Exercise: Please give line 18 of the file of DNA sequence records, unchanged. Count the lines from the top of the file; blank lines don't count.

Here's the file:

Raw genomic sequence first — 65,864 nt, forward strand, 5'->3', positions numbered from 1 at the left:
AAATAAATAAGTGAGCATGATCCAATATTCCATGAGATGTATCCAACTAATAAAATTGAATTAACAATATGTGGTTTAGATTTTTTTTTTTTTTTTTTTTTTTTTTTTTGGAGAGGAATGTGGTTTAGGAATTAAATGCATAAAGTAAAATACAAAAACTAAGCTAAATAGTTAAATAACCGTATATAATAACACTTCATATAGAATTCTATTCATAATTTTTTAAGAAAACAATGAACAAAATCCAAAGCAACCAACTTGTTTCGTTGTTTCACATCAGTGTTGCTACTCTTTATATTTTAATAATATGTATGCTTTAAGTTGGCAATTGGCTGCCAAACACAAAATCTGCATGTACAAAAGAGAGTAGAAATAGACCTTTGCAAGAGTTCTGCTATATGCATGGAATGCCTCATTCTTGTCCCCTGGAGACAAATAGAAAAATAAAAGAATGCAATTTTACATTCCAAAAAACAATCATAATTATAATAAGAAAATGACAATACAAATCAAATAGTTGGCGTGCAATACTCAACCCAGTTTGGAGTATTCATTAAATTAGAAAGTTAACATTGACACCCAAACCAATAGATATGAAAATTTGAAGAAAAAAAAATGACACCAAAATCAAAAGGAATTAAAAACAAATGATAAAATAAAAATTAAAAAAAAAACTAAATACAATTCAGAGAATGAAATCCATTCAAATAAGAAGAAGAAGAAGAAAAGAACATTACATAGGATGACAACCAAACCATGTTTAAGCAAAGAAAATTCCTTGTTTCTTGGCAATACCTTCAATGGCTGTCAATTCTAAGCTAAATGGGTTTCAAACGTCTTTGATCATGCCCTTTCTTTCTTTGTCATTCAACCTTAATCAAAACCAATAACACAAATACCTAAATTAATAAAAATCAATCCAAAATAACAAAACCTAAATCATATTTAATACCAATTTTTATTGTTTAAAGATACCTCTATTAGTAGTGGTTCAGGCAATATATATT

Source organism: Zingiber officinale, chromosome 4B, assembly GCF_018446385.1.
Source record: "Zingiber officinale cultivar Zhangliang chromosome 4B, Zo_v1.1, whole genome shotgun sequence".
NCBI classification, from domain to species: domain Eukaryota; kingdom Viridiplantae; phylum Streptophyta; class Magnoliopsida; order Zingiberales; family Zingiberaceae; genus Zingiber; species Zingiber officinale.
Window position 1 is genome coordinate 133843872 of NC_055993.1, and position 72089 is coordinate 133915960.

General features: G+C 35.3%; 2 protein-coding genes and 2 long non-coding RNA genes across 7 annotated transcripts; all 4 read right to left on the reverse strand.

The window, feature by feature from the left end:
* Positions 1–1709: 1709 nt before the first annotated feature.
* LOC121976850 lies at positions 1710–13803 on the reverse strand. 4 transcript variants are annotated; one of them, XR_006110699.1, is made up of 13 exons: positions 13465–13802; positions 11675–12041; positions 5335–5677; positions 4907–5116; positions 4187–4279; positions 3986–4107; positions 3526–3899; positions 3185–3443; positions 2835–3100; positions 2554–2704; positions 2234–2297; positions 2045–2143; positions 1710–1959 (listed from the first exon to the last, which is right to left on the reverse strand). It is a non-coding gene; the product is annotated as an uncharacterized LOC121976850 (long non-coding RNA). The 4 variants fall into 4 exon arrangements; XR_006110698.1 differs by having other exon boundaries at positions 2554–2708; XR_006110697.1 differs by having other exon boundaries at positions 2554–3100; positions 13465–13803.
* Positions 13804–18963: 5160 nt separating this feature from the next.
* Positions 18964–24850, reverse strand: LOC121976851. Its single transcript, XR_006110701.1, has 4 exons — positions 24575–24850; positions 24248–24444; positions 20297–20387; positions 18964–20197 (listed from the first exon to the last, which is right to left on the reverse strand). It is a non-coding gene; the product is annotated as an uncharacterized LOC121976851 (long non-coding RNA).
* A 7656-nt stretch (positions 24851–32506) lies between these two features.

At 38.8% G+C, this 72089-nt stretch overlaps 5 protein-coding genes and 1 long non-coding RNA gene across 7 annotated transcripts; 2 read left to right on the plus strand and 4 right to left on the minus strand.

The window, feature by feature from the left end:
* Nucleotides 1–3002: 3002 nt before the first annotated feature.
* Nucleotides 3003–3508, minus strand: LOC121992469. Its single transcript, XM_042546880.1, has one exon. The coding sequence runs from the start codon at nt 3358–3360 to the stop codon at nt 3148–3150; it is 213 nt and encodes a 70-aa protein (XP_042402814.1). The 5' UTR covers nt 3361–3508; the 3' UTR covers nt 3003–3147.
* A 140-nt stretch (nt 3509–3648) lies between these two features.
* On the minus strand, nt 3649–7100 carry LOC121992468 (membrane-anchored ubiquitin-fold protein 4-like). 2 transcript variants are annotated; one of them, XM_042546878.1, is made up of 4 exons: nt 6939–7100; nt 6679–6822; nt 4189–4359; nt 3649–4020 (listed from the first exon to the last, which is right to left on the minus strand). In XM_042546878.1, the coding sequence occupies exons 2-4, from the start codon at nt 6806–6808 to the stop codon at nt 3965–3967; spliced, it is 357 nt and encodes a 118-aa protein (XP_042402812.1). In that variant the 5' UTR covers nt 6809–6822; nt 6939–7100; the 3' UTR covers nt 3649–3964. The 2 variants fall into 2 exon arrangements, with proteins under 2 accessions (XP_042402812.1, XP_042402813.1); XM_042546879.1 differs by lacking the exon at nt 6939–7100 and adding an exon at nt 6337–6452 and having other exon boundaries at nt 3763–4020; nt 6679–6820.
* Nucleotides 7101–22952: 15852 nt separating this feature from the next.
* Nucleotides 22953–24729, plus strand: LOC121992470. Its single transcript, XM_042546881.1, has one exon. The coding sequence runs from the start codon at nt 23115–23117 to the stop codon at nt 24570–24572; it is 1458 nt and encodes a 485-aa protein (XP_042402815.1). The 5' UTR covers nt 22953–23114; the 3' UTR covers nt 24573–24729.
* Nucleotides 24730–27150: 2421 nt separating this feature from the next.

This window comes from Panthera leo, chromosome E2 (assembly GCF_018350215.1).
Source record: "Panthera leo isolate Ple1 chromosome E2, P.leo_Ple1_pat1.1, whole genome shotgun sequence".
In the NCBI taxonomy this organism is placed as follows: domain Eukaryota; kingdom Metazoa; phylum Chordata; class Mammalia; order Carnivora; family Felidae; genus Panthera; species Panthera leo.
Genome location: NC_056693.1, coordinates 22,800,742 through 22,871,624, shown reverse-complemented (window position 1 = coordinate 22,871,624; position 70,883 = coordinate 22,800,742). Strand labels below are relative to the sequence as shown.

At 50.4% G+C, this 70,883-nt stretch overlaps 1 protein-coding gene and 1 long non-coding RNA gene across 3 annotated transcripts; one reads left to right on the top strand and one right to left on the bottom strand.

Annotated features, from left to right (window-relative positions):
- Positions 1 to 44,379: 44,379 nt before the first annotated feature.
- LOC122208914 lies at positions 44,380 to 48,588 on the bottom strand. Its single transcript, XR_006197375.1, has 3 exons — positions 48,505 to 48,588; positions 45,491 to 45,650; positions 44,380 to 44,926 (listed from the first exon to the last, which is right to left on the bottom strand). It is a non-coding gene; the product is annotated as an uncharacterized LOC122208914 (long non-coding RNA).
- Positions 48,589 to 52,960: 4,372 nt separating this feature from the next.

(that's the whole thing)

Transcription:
* A 140-nt stretch (nt 3509–3648) lies between these two features.